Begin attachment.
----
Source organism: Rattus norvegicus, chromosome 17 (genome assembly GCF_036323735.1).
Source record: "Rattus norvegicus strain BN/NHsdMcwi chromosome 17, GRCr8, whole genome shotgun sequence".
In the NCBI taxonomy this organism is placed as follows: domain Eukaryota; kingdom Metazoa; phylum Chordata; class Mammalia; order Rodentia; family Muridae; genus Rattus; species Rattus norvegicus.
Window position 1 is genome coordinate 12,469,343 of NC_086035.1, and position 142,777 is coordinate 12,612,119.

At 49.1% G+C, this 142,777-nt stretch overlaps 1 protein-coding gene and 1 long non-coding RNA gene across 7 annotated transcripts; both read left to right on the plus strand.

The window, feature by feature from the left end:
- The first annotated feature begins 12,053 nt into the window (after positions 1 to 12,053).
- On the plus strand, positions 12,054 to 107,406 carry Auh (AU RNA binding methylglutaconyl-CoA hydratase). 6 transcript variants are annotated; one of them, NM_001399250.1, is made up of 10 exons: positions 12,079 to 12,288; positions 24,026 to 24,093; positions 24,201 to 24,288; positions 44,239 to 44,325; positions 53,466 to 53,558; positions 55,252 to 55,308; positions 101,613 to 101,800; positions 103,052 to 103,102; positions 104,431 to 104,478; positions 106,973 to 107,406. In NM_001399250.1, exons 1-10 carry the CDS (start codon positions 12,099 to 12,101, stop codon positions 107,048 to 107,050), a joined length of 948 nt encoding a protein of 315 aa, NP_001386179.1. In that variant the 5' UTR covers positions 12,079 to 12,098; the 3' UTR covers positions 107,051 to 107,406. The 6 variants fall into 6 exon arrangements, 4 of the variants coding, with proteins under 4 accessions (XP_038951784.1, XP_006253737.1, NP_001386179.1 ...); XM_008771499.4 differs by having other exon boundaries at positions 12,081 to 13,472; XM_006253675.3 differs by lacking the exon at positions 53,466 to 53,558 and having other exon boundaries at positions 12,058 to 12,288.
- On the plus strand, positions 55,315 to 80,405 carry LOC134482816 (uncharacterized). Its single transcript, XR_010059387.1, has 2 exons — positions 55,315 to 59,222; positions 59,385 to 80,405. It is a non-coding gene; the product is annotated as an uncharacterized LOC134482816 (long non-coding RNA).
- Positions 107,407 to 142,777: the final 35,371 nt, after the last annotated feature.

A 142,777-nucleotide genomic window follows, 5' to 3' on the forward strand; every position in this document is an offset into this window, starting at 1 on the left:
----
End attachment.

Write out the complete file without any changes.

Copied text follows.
Source organism: Rattus norvegicus, chromosome 17 (genome assembly GCF_036323735.1).
Source record: "Rattus norvegicus strain BN/NHsdMcwi chromosome 17, GRCr8, whole genome shotgun sequence".
In the NCBI taxonomy this organism is placed as follows: domain Eukaryota; kingdom Metazoa; phylum Chordata; class Mammalia; order Rodentia; family Muridae; genus Rattus; species Rattus norvegicus.
Window position 1 is genome coordinate 12,469,343 of NC_086035.1, and position 142,777 is coordinate 12,612,119.

At 49.1% G+C, this 142,777-nt stretch overlaps 1 protein-coding gene and 1 long non-coding RNA gene across 7 annotated transcripts; both read left to right on the plus strand.

The window, feature by feature from the left end:
- The first annotated feature begins 12,053 nt into the window (after positions 1 to 12,053).
- On the plus strand, positions 12,054 to 107,406 carry Auh (AU RNA binding methylglutaconyl-CoA hydratase). 6 transcript variants are annotated; one of them, NM_001399250.1, is made up of 10 exons: positions 12,079 to 12,288; positions 24,026 to 24,093; positions 24,201 to 24,288; positions 44,239 to 44,325; positions 53,466 to 53,558; positions 55,252 to 55,308; positions 101,613 to 101,800; positions 103,052 to 103,102; positions 104,431 to 104,478; positions 106,973 to 107,406. In NM_001399250.1, exons 1-10 carry the CDS (start codon positions 12,099 to 12,101, stop codon positions 107,048 to 107,050), a joined length of 948 nt encoding a protein of 315 aa, NP_001386179.1. In that variant the 5' UTR covers positions 12,079 to 12,098; the 3' UTR covers positions 107,051 to 107,406. The 6 variants fall into 6 exon arrangements, 4 of the variants coding, with proteins under 4 accessions (XP_038951784.1, XP_006253737.1, NP_001386179.1 ...); XM_008771499.4 differs by having other exon boundaries at positions 12,081 to 13,472; XM_006253675.3 differs by lacking the exon at positions 53,466 to 53,558 and having other exon boundaries at positions 12,058 to 12,288.
- On the plus strand, positions 55,315 to 80,405 carry LOC134482816 (uncharacterized). Its single transcript, XR_010059387.1, has 2 exons — positions 55,315 to 59,222; positions 59,385 to 80,405. It is a non-coding gene; the product is annotated as an uncharacterized LOC134482816 (long non-coding RNA).
- Positions 107,407 to 142,777: the final 35,371 nt, after the last annotated feature.

A 142,777-nucleotide genomic window follows, 5' to 3' on the forward strand; every position in this document is an offset into this window, starting at 1 on the left: